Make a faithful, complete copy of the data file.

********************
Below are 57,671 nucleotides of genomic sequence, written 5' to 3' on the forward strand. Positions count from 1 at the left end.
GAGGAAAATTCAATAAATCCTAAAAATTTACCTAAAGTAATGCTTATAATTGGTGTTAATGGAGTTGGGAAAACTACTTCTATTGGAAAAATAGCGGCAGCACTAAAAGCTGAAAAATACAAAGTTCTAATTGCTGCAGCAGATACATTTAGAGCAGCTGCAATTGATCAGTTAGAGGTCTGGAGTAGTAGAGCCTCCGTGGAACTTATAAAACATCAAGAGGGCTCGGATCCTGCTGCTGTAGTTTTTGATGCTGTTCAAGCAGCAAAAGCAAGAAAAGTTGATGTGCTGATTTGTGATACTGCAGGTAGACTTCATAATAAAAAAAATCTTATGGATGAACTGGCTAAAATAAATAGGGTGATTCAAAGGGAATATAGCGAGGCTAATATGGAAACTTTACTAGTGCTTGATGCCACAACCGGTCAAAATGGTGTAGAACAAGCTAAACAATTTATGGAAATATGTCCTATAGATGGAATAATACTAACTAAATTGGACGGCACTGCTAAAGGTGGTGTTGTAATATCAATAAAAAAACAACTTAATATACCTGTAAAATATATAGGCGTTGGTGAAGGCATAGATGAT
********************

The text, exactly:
Below are 57,671 nucleotides of genomic sequence, written 5' to 3' on the forward strand. Positions count from 1 at the left end.
GAGGAAAATTCAATAAATCCTAAAAATTTACCTAAAGTAATGCTTATAATTGGTGTTAATGGAGTTGGGAAAACTACTTCTATTGGAAAAATAGCGGCAGCACTAAAAGCTGAAAAATACAAAGTTCTAATTGCTGCAGCAGATACATTTAGAGCAGCTGCAATTGATCAGTTAGAGGTCTGGAGTAGTAGAGCCTCCGTGGAACTTATAAAACATCAAGAGGGCTCGGATCCTGCTGCTGTAGTTTTTGATGCTGTTCAAGCAGCAAAAGCAAGAAAAGTTGATGTGCTGATTTGTGATACTGCAGGTAGACTTCATAATAAAAAAAATCTTATGGATGAACTGGCTAAAATAAATAGGGTGATTCAAAGGGAATATAGCGAGGCTAATATGGAAACTTTACTAGTGCTTGATGCCACAACCGGTCAAAATGGTGTAGAACAAGCTAAACAATTTATGGAAATATGTCCTATAGATGGAATAATACTAACTAAATTGGACGGCACTGCTAAAGGTGGTGTTGTAATATCAATAAAAAAACAACTTAATATACCTGTAAAATATATAGGCGTTGGTGAAGGCATAGATGAT